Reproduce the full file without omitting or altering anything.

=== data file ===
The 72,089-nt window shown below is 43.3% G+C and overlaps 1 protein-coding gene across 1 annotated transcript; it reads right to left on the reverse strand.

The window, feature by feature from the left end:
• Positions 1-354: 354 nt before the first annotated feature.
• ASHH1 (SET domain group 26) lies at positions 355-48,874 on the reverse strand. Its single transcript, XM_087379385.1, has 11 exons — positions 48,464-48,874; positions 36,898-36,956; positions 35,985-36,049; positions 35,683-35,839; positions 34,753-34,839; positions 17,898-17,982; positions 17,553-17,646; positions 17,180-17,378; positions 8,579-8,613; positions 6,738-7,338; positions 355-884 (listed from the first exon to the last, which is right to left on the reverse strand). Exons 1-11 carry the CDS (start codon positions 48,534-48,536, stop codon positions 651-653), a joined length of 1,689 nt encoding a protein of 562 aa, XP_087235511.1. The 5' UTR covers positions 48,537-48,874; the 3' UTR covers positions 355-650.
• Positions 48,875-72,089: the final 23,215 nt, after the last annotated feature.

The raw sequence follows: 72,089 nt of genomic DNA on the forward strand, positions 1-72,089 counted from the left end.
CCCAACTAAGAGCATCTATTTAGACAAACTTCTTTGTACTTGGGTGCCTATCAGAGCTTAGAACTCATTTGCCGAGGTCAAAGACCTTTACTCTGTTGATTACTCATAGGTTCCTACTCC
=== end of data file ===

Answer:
The 72,089-nt window shown below is 43.3% G+C and overlaps 1 protein-coding gene across 1 annotated transcript; it reads right to left on the reverse strand.

The window, feature by feature from the left end:
• Positions 1-354: 354 nt before the first annotated feature.
• ASHH1 (SET domain group 26) lies at positions 355-48,874 on the reverse strand. Its single transcript, XM_087379385.1, has 11 exons — positions 48,464-48,874; positions 36,898-36,956; positions 35,985-36,049; positions 35,683-35,839; positions 34,753-34,839; positions 17,898-17,982; positions 17,553-17,646; positions 17,180-17,378; positions 8,579-8,613; positions 6,738-7,338; positions 355-884 (listed from the first exon to the last, which is right to left on the reverse strand). Exons 1-11 carry the CDS (start codon positions 48,534-48,536, stop codon positions 651-653), a joined length of 1,689 nt encoding a protein of 562 aa, XP_087235511.1. The 5' UTR covers positions 48,537-48,874; the 3' UTR covers positions 355-650.
• Positions 48,875-72,089: the final 23,215 nt, after the last annotated feature.

The raw sequence follows: 72,089 nt of genomic DNA on the forward strand, positions 1-72,089 counted from the left end.
CCCAACTAAGAGCATCTATTTAGACAAACTTCTTTGTACTTGGGTGCCTATCAGAGCTTAGAACTCATTTGCCGAGGTCAAAGACCTTTACTCTGTTGATTACTCATAGGTTCCTACTCC